Earplugs fail.

Go-with-the-flow – a sea-goer’s standby – fails miserably, too, and produces nausea. The bed is moving too much, the noise too loud, alarming and apocalyptic to be ignored.

I check the time. 2.30 a.m. The bleakest hour of the night. The fact that it is now Saturday 14th June is little consolation, as the ominous influence of a Friday 13th must, I know, extend until dawn.

I sit up and, like an off duty soldier in the trenches, prepare myself for the next boom. I try a homeopathic, anti-panic remedy Aconite and then negate it with an allopathic 2 mg diazepam.

Five minutes and twenty booms later, still no relief.

So for the first time in my ocean-going career – I am a writer who finds he writes best on a cruise ship, though this may change – I get up in the middle of the night. And that is no easy feat in a storm.  I stumble across the cabin trying to put on shorts and T-shirt mid drop and socks and shoes, mid-rise. Boom! I fall back on the bed, get up and finally make it to the door.

I lurch along the silent corridor of closed cabin doors with inmates silently sweating through their own gloom and doom of the boom scenarios. Or perhaps going much further with their allopathic sleeping pills than I did with my diazepam, deciding to black out and hope for the best rather than face the reality of this First World War at sea.

On to the atrium (cruise ships use hotel terminology), normally a hub of activity but now deserted apart from one member of staff.  I make human contact with a woman from Serbia on duty behind the hotel style reception desk. We exchange the ‘moving a bit’ understatement (probably not a natural reaction to rough sea for a Serb, but British sang-froid and Aussie understatement is mandatory) and I tell her about the booms, which thank God are not so audible here in the centre of the ship. Would I like a technician to come and check the noise? she asks. Or a complimentary set of earplugs? I smile and shake my head and then add:  If the technician can calm the sea, yes, and if the earplugs can soothe my panicked soul, yes, otherwise no point. This is too metaphysical for a Serb – or anyone else – at 2 a.m. in a storm at sea, so she makes a note of my observation and I stagger off.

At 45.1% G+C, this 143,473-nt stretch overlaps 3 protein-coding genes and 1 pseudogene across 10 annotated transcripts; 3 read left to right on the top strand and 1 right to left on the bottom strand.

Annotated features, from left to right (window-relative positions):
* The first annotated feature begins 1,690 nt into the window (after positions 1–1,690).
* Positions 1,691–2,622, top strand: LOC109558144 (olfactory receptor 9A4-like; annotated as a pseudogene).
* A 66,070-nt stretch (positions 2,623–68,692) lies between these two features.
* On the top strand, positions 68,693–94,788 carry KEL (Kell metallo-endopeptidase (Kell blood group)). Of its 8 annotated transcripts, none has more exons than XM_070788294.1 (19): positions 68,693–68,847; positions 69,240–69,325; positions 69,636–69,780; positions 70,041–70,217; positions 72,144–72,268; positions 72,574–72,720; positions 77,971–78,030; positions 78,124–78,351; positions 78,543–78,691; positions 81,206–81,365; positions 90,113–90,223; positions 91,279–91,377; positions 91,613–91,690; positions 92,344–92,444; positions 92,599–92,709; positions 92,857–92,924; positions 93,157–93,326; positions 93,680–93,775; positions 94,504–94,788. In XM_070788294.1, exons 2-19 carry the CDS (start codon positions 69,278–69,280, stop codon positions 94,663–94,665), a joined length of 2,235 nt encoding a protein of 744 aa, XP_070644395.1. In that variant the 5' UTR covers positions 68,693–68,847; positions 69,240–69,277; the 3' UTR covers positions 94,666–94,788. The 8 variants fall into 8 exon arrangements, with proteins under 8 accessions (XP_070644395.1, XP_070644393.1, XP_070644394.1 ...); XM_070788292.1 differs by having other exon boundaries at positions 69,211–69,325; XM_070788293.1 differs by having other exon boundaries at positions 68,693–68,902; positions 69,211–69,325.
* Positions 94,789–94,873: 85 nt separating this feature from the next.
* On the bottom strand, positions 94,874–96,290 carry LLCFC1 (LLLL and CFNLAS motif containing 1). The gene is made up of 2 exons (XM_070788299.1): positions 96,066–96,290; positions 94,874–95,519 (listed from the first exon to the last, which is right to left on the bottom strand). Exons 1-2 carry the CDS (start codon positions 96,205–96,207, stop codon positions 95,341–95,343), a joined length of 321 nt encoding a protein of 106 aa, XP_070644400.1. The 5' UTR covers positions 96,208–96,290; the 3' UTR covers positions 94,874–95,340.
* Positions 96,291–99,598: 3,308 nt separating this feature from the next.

The open access restaurant on deck fourteen is my next goal. I start walking the fourteen flights of stairs – a fitness gambit on good days — but the movement is too much and my body says it is the middle of the night. I press a lift button and hear the clanking and crashing of the lift cables far above – almost as bad as the booms, because it sounds like the ship IS falling apart, right now.

The lift sways and lurches up fourteen floors and I emerge. But here the sway and judder is worse though the sea-level noise reduced to a distant thud. I head for the restaurant. No longer open I know, but with a self-service tea and coffee facility available before breakfast starts at 5 a.m.

The restaurant area is moving like an off centre Ferris wheel about to lose its balance and I only just make to the teabags. Two Filipino lads are cleaning the place, but let me help myself. Their usual cheery countenances are grim and we do not even bother going through the ‘moving a bit’ ritual.

And then an unwitting saviour arrives – the first fellow passenger I have seen since leaving my cabin. A rugged, no nonsense sort of man with a pot belly, leathery skin and overfed, expressionless face.

‘How you doing, mate?’ he asks, in a strong Oz accent. ‘All good?’

I know Oz greeting rituals well enough to reply ritually and 100% untruthfully as we crash into each other on the way down to a sea-level boom and fourteenth floor level thud, shudder and shake:

‘All good.’

‘Moving a bit,’ he adds.

‘Yes,’ I say. ‘Moving a bit.’

He helps himself to coffee. I go for mint tea to calm the angst – no, terror – of a storm at sea.

‘Couldn’t sleep?’ I ask, hoping to share my terror in a therapeutic, co-counselling sort of way.

‘Nah, sleeping fine, mate. Just got up to watch the World Cup game. Australia versus Chile.’

I swallowed my amazement and nodded.

This man had woken himself on purpose having been fast asleep despite the ker-booms and fifteen foot drops and rises to watch a football game?  Was I imagining this storm? Had I over reacted?

BOOM! A ker-boom of nuclear proportions, so loud it made it to the fourteenth floor in one, undiluted mega-decibel and sent the ship shuddering and shaking in every direction at once.

‘Moving a bit,’ the man repeated, just a hint of nervousness behind the ‘all good’ façade.

He set off with his coffee. I followed him on the basis of ‘any port of call in a storm is better than none’ – for me, at that moment, this man was a haven of calm verging on the psychotic.